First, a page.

By Amrita Ramanan, Literary Manager and Production Dramaturg for The Music Man
There were bells on the hill
But I never heard them ringing,
No, I never heard them at all
Till there was you.
There was love all around
But I never heard it singing
No, I never heard it at all
Till there was you!
– “Till There Was You”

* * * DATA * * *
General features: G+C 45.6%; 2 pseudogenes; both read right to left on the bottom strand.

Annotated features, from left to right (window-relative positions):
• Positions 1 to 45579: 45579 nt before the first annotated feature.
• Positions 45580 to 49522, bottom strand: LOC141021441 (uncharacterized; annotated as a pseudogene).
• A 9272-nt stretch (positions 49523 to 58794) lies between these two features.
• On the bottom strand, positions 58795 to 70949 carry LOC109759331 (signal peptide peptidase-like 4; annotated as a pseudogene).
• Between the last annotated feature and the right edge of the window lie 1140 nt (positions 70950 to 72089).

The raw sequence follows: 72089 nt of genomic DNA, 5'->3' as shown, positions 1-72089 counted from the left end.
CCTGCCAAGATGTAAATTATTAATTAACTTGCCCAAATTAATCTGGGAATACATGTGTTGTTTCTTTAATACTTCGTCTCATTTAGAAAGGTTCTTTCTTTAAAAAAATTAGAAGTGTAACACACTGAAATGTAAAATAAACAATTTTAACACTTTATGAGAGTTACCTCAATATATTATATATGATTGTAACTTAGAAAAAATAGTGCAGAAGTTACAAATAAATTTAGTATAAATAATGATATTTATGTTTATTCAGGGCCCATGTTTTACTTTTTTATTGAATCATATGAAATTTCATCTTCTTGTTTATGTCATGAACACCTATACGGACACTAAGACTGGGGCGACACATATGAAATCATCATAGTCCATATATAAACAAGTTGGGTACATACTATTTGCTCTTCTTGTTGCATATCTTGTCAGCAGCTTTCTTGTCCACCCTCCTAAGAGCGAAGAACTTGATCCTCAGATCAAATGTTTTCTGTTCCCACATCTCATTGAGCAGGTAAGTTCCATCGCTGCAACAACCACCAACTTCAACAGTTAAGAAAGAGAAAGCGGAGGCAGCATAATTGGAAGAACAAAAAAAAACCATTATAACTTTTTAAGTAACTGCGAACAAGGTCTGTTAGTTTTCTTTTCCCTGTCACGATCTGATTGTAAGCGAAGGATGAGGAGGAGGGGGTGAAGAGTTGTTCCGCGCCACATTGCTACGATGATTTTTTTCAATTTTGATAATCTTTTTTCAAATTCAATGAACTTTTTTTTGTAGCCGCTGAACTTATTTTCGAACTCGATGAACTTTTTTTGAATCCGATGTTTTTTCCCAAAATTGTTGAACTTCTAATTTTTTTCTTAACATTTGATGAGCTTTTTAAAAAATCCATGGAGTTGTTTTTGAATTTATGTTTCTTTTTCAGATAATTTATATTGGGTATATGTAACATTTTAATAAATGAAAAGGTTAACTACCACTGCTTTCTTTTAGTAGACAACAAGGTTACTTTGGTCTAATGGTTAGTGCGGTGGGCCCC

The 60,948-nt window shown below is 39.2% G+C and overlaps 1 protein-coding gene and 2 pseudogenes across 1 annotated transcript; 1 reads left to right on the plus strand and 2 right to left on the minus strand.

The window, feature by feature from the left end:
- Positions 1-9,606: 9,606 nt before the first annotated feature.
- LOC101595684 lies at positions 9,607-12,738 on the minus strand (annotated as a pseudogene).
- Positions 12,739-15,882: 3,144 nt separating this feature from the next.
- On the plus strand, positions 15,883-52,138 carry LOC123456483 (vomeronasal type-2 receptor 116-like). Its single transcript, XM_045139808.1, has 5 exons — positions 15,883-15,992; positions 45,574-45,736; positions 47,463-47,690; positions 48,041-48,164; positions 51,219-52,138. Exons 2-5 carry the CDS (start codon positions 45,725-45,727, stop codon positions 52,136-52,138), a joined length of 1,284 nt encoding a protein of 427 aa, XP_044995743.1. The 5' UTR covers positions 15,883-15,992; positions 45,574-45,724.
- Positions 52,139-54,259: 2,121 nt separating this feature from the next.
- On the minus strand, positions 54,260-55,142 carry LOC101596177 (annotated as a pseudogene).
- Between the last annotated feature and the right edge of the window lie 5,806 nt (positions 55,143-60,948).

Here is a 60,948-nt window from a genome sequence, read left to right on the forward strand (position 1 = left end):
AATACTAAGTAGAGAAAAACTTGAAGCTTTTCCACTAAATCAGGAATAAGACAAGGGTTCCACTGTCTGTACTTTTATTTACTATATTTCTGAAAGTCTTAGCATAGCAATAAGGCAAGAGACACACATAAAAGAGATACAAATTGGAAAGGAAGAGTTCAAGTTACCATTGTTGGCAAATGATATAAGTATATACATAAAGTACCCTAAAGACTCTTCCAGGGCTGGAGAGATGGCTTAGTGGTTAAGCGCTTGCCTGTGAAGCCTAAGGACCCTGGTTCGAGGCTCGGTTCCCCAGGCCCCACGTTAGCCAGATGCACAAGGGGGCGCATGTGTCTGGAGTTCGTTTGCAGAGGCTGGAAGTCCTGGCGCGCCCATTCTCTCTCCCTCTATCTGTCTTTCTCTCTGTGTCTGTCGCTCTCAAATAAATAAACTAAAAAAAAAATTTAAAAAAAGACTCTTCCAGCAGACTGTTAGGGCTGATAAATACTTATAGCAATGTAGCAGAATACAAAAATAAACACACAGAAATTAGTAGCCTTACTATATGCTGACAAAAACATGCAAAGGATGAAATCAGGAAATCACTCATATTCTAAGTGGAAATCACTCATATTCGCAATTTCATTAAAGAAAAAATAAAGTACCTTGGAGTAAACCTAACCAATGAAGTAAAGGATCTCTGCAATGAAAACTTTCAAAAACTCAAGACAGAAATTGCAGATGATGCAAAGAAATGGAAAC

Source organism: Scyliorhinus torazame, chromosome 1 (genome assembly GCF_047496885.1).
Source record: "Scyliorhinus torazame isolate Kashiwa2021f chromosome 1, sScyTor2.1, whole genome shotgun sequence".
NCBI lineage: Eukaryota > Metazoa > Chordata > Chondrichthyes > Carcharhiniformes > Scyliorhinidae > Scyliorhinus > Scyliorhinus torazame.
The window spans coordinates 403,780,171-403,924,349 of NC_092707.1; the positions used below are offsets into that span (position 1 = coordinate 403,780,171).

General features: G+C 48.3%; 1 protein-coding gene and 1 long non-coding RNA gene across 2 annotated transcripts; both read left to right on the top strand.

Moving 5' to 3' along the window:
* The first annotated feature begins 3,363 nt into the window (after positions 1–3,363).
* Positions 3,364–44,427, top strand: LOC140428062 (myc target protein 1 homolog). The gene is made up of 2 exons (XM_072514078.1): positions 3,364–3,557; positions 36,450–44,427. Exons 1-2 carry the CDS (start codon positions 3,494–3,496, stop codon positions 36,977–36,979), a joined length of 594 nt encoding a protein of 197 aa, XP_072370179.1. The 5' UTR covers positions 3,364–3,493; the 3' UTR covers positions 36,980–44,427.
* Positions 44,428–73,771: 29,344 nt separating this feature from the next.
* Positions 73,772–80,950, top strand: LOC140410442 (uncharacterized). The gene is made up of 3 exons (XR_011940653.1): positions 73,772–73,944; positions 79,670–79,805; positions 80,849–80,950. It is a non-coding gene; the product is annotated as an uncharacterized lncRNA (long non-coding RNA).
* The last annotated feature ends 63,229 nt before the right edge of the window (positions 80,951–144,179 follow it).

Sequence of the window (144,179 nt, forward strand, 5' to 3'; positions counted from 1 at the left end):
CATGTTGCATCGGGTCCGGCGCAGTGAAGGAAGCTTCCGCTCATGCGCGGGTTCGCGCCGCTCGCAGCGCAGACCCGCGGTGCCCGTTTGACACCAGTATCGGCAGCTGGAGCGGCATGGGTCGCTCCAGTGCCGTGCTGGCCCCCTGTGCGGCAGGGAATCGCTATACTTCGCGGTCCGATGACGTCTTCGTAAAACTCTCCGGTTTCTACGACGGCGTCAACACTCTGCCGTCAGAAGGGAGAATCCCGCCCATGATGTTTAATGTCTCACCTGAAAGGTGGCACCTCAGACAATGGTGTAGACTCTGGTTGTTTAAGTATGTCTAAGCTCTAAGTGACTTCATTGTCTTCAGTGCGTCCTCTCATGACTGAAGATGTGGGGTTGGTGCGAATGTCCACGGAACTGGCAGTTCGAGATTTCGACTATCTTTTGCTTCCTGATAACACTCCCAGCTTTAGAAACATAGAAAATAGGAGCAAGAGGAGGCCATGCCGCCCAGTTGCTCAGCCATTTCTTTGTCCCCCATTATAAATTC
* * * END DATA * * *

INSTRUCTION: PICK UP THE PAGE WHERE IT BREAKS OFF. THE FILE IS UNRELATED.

In 1951, Meredith Willson was one of America’s most beloved songwriters and composers. With credits spanning film, television and radio – including the recognizable holiday tune “It’s Beginning to Look a Lot Like Christmas” – his songs travelled through the airwaves into the homes and hearts of millions. Yet, despite his already extensive career and growing popularity, an apprehensive Willson embarked on an ambitious new project: writing the book, lyrics and music for a musical theater comedy about a con-artist posing as a boys' band organizer in a small Iowa town. Six years – and 40-odd drafts later – Willson’s first foray into musical theater successfully transitioned from the page to the stage and became a milestone in the American musical theater canon: The Music Man.Aptly titled, The Music Man evokes a nostalgic reflection of Willson’s childhood experiences and explores the transcendental power of music on his life and the lives of the people in his hometown. Born in Mason City, Iowa in 1902 to John David and Rosalie Willson, infant Meredith was accustomed to hearing the lilting sound of piano scales echoing throughout his home. In addition to operating the first kindergarten in Mason City, his mother taught piano lessons to hundreds of Mason City children, as well as the Willson youngsters. After fine-tuning his piano skills, Willson expressed interest in expanding his music repertoire to other instruments and persuaded his mother to purchase a flute and piccolo for him from a mail order catalog. At age 10, he became the youngest member of the first band erected in Mason City, composed of his piccolo, two clarinets, two cornets, one euphonium, one tuba, one snare drum, one bass drum and an alto.
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